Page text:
shape = (numbered_image.shape[0], numbered_image.shape[1], 3)
    image = np.zeros(shape)
    for label, color in zip(range(10), kmeans.cluster_centers_):
        image[numbered_image==label] = color
    return image

Numerised image examples

Here I create a few examples of small numerised images of the Mona Lisa. If you look closely you can see each image is slightly different, but you can still recognise the original picture. This is crucial for us, as this allows us to generate multiple numerised images that we can test for primality.

In [4]:
def load_and_resize_image(filename, resize_factor=18):
    image =
    image = image.astype(np.float64)
    image = image / 255.
    oldshape = image.shape
    with warnings.catch_warnings():
        resized_image = skimage.transform.resize(image, (oldshape[0]//resize_factor, oldshape[1]//resize_factor))

    return resized_image

resized_image = load_and_resize_image('input_pictures/monalisa.jpg')
kmeans = get_k_means(resized_image)

f, axarr = plt.subplots(1,N_IMAGES)

for index in range(N_IMAGES):
    n_image = create_numbered_image(resized_image, kmeans)
    normal_image = numbered_image_to_normal_image(n_image, kmeans)

Helper functions

I had to create some helper functions to return strings, integers, and load and show images.

def image_to_number(numbered_image):
    to_be_number = numbered_image.reshape(-1)
    as_string = ''.join([str(int(x)) for x in to_be_number])
    as_int = int(as_string)
    return as_int, as_string

def show_and_save_image(image, n_image, filename, fontsize=16):
    oldshape = image.shape
    resized_image= scipy.misc.imresize(image,(oldshape[0]*fontsize, oldshape[1]*fontsize), interp='nearest')
    img = Image.fromarray(resized_image).convert("RGBA")
    txt ='RGBA', img.size, (255,255,255,0))

    draw = ImageDraw.Draw(txt)
    font = ImageFont.truetype("pirulen rg.ttf", fontsize)
    for y_i, totype in enumerate(n_image):
        for x_i, letter in enumerate(totype):
            xpos = x_i * fontsize + 1
            ypos = y_i * fontsize
            if letter == 1:
                xpos += 4
            draw.text((xpos, ypos),str(letter),(255,255,255, 128),font=font)
    img = Image.alpha_composite(img, txt)

def result_filename(filename):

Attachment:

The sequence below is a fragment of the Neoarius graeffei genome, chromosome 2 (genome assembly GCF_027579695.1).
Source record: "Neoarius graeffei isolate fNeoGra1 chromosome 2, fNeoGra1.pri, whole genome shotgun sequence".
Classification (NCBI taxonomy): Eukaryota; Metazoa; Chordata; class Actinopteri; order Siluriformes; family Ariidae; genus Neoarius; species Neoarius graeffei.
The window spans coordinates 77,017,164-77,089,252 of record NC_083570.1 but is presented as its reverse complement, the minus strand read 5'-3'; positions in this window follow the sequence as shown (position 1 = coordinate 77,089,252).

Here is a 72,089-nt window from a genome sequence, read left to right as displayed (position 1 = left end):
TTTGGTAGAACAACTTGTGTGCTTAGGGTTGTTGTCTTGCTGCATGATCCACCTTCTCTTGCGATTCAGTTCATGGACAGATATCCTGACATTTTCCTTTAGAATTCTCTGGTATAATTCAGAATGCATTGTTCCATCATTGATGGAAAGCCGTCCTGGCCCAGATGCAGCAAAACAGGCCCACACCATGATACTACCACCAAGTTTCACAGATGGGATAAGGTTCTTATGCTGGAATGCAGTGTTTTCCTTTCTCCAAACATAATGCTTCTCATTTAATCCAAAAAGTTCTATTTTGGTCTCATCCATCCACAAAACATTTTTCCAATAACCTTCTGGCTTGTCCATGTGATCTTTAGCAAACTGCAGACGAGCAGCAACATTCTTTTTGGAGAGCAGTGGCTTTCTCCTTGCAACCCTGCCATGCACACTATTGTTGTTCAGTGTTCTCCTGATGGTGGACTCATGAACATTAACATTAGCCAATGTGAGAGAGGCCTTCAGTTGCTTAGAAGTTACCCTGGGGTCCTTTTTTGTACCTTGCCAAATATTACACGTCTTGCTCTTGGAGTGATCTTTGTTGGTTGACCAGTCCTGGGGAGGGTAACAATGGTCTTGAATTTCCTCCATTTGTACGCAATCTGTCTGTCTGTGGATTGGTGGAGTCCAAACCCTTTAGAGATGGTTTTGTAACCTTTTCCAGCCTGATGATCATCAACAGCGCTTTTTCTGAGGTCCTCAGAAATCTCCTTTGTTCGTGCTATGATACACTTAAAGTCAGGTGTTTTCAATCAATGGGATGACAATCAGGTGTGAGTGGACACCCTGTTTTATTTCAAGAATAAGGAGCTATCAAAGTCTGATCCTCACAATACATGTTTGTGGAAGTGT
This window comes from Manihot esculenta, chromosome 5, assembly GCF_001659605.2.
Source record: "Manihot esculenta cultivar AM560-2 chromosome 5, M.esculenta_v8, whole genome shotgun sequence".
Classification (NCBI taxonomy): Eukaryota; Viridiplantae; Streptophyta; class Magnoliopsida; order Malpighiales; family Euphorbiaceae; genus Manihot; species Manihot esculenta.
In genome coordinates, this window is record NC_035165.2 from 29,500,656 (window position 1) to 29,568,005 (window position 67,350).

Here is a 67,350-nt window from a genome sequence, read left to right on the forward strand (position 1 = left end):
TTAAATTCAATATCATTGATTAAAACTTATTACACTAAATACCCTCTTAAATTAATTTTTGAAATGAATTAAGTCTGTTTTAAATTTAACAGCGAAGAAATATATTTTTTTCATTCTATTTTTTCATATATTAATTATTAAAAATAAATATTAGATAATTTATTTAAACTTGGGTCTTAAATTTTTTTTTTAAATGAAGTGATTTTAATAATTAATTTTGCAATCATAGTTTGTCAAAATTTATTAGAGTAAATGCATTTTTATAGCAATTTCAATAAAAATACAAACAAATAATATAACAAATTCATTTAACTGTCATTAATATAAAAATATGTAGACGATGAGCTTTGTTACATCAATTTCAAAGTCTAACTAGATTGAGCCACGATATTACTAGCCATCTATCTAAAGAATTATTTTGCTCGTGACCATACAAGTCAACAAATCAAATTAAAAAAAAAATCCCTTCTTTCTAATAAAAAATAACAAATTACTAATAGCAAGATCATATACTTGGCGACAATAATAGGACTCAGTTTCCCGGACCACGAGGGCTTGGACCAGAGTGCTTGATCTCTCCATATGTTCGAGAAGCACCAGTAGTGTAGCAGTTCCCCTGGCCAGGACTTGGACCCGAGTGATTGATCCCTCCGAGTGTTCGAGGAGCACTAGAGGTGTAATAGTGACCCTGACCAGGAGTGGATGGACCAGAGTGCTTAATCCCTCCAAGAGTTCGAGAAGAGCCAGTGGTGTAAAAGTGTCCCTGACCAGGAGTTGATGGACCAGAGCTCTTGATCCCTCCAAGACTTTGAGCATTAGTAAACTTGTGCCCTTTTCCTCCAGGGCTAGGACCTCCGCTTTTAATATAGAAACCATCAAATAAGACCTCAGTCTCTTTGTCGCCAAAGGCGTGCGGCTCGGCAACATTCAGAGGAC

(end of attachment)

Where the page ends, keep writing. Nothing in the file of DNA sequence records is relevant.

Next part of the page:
return filename.split('.')[0] + "-prime.png"

To verify if something is a good prime portrait I made the following helper functions:

def is_good_prime_portrait(n_image):
    integer, string = image_to_number(n_image)
    if is_probable_prime(integer): 
        return integer, string, n_image
        return None
def print_result(string, n_image):
    for line in n_image:
        print(''.join([str(x) for x in line]))

Multi threaded searching

At first I created a single-threaded solution, which worked. However, my laptop has multiple cores and could work on multiple numbers at the same time, so I rewrote my initial approach in a multi-threaded fashion:

def print_result(string, n_image):
    print("Found a result: " + "-"*100)
    print("Represented as portrait:" + "-"*100)
    for line in n_image:
        print(''.join([str(x) for x in line]))

def multi_threaded_prime_generator(resized_image, kmeans, filename, threads=4, log_process=True):
    image_generator = (create_numbered_image(resized_image, kmeans) for _ in range(1000000))
    start = time.time() 
    with Pool(threads) as pool:
        results = pool.imap_unordered(is_good_prime_portrait, image_generator)
        total_results = 0
        for result in results:
            total_results += 1
            # Possibly log time spend searching this prime number
            if log_process and total_results%30==0:
                elapsed = time.time()
                elapsed = elapsed - start
                print("Seconds spent in (function name) is {} time per result: {}".format(str(elapsed), str(elapsed/total_results)))

            if result != None: 
                # Found a prime number, print it and save it!
                integer, string, n_image = result
                print_result(string, n_image)
                normal_image = numbered_image_to_normal_image(n_image, kmeans)
                show_and_save_image(normal_image, n_image, result_filename(filename))
def search_prime_portrait(filename, resize_factor=16, log_process=True, threads=4):
    resized_image = load_and_resize_image(filename, resize_factor=resize_factor)
    print("Working with size " + str(resized_image.shape))
    kmeans = get_k_means(resized_image)
    multi_threaded_prime_generator(resized_image, kmeans, filename, log_process=log_process, threads=threads)

Generating prime portraits

Now that we defined all functionality, it’s finally time to generate the prime portraits! Play around with it and try to feed your own images. Note that you can pass the resize_factor variable to the function ‘search prime portrait’. The bigger the resize_factor, the faster you can find a prime portrait. See below for more information on the exponential time it takes to generate larger prime portraits.

folder = 'input_pictures/'

filenames = [
    folder + 'monalisa.jpg',
    #folder + 'sunflowers.jpg',
    #folder + 'starrynight.jpg'
filename = filenames[0]

for filename in filenames: